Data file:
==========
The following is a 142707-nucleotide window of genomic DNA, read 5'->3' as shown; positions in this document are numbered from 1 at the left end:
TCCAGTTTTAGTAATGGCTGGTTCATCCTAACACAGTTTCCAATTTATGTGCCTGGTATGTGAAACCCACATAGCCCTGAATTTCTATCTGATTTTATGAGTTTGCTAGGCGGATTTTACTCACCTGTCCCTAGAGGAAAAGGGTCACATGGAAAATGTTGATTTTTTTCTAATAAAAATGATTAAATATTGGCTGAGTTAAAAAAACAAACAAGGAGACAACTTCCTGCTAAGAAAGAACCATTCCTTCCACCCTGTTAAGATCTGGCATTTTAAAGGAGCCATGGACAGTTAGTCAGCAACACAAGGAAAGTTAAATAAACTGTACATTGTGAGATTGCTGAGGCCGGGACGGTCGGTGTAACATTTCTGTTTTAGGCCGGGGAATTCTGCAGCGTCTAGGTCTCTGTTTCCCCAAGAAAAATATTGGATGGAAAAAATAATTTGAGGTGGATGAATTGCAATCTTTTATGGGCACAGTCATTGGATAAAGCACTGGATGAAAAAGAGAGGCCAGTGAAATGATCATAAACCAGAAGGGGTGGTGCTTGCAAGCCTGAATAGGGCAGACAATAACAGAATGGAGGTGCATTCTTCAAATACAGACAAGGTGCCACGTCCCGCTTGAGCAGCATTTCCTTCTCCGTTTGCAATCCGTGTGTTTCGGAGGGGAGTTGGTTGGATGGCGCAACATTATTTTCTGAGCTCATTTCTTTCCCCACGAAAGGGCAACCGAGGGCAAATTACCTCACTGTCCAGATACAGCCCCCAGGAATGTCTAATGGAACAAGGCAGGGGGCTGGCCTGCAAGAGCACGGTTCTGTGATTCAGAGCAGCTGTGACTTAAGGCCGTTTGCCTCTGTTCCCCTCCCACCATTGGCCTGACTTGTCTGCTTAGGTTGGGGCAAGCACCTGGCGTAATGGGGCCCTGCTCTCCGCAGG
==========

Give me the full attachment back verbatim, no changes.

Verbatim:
The following is a 142707-nucleotide window of genomic DNA, read 5'->3' as shown; positions in this document are numbered from 1 at the left end:
TCCAGTTTTAGTAATGGCTGGTTCATCCTAACACAGTTTCCAATTTATGTGCCTGGTATGTGAAACCCACATAGCCCTGAATTTCTATCTGATTTTATGAGTTTGCTAGGCGGATTTTACTCACCTGTCCCTAGAGGAAAAGGGTCACATGGAAAATGTTGATTTTTTTCTAATAAAAATGATTAAATATTGGCTGAGTTAAAAAAACAAACAAGGAGACAACTTCCTGCTAAGAAAGAACCATTCCTTCCACCCTGTTAAGATCTGGCATTTTAAAGGAGCCATGGACAGTTAGTCAGCAACACAAGGAAAGTTAAATAAACTGTACATTGTGAGATTGCTGAGGCCGGGACGGTCGGTGTAACATTTCTGTTTTAGGCCGGGGAATTCTGCAGCGTCTAGGTCTCTGTTTCCCCAAGAAAAATATTGGATGGAAAAAATAATTTGAGGTGGATGAATTGCAATCTTTTATGGGCACAGTCATTGGATAAAGCACTGGATGAAAAAGAGAGGCCAGTGAAATGATCATAAACCAGAAGGGGTGGTGCTTGCAAGCCTGAATAGGGCAGACAATAACAGAATGGAGGTGCATTCTTCAAATACAGACAAGGTGCCACGTCCCGCTTGAGCAGCATTTCCTTCTCCGTTTGCAATCCGTGTGTTTCGGAGGGGAGTTGGTTGGATGGCGCAACATTATTTTCTGAGCTCATTTCTTTCCCCACGAAAGGGCAACCGAGGGCAAATTACCTCACTGTCCAGATACAGCCCCCAGGAATGTCTAATGGAACAAGGCAGGGGGCTGGCCTGCAAGAGCACGGTTCTGTGATTCAGAGCAGCTGTGACTTAAGGCCGTTTGCCTCTGTTCCCCTCCCACCATTGGCCTGACTTGTCTGCTTAGGTTGGGGCAAGCACCTGGCGTAATGGGGCCCTGCTCTCCGCAGG